- Be away yet at home: The most visible way to let burglars know that you aren’t around is to leave a pile of newspapers and mail at the door. Create the illusion of occupancy by asking a friend or neighbor to pick them up for you. Lights that are consistently off for several days and a lawn that needs tending are other factors that will plainly announce your absence. Consider using motion detector lights outside your home and set the indoor lights on a timer. Also, get a lawn care service provider to work on the yard while you are away.
- Play it safe with the gadgets: You are not going to be around, so there is absolutely no reason to keep the electronics connected to the wall outlets. Clear out the refrigerator and unplug it along with the television, stereos and other appliances. If they are connected to surge protectors, simply switch the power off.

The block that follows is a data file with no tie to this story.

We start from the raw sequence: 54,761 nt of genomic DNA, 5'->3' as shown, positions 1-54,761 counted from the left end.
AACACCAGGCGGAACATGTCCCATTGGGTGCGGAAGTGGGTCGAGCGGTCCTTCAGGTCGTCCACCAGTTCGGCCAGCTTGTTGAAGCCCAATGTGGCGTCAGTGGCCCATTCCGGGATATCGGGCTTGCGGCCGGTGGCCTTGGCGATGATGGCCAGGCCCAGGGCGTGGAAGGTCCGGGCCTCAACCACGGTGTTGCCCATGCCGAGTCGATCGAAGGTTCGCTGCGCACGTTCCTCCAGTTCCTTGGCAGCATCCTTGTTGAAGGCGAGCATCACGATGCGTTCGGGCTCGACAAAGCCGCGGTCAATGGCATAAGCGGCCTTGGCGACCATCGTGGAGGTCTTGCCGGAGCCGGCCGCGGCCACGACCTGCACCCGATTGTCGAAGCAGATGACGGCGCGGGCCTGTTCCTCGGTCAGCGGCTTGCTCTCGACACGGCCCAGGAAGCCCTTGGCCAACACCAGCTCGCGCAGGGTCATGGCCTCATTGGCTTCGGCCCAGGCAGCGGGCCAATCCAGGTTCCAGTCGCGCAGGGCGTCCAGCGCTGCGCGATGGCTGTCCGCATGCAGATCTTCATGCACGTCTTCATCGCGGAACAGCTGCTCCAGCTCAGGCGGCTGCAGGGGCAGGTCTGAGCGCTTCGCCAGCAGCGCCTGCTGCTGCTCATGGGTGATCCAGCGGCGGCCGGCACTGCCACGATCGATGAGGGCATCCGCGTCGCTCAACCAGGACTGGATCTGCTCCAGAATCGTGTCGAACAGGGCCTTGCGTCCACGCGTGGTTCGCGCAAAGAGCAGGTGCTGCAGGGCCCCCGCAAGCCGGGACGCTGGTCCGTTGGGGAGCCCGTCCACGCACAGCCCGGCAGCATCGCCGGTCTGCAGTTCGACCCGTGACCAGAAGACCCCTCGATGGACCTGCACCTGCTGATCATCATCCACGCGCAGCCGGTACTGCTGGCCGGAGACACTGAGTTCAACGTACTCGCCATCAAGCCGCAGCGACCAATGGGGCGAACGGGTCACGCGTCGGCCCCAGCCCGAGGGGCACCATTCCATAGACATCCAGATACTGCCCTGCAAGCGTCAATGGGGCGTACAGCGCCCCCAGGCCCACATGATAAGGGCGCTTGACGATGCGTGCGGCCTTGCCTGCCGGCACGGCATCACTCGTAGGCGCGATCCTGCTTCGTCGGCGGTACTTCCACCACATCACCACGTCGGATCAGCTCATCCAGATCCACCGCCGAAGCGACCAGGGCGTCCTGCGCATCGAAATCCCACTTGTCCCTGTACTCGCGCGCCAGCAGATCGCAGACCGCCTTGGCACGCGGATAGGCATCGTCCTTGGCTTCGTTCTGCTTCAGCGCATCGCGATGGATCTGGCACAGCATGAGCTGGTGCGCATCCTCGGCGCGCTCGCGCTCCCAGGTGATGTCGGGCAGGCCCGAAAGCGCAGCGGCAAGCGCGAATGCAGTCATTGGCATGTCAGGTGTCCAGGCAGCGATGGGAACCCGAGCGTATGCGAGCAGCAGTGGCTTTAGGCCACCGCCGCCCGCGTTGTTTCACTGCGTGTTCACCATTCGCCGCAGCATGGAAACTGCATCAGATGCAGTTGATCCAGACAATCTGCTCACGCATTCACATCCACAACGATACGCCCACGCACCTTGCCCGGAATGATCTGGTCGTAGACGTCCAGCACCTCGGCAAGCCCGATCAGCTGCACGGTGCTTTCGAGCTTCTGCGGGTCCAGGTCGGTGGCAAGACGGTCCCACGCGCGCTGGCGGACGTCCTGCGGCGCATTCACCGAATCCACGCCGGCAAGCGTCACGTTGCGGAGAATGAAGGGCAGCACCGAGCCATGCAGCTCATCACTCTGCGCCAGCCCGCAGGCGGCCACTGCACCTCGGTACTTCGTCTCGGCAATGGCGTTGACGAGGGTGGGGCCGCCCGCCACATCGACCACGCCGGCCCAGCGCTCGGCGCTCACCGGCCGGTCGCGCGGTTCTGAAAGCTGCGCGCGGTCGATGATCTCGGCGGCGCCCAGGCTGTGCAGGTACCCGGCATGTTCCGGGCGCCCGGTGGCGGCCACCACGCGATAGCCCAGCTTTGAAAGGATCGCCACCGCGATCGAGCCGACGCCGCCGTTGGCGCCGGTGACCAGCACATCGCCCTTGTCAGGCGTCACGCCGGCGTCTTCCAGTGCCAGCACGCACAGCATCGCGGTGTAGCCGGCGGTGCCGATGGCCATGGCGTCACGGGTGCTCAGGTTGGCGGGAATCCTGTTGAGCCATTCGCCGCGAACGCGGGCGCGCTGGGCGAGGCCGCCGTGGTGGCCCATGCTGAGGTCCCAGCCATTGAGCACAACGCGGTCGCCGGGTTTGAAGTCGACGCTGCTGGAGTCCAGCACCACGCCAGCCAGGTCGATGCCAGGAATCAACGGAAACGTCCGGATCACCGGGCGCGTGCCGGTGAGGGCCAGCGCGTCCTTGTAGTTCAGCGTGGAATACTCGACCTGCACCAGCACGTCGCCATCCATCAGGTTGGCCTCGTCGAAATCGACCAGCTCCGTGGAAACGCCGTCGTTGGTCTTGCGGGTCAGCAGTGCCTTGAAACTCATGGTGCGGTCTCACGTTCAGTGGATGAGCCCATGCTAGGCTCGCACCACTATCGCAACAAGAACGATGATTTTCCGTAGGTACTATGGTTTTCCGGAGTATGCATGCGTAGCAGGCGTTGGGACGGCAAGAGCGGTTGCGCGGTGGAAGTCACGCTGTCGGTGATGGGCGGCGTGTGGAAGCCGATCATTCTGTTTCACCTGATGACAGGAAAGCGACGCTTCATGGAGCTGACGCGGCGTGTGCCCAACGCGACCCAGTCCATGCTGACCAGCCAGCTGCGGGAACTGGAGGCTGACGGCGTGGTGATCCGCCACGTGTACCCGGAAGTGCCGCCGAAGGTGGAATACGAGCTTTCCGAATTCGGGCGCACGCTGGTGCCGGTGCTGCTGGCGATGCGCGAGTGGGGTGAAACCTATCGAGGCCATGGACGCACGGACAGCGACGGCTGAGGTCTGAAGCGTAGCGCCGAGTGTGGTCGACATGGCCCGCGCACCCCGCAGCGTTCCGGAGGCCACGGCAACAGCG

- Plan ahead for your pets: It’s not always possible to take your four legged friends along on a summer trip. Arrange for a kennel or a pet sitter well ahead of your vacation because summer months are peak season for pet boarders.
- Allow access to your home in case of an emergency: It is always a good idea to hand over a key to a trusted neighbor or friend, so that it can be used in case of an emergency. If you do have a spot outside the home where you place the extra key, remove it and keep it inside your house while you are away. Intruders know all about the penchant that people have for placing their extra key under the welcome mat, below the inconspicuous plastic rock, and above the door, and they will only be too happy to use this information to their advantage.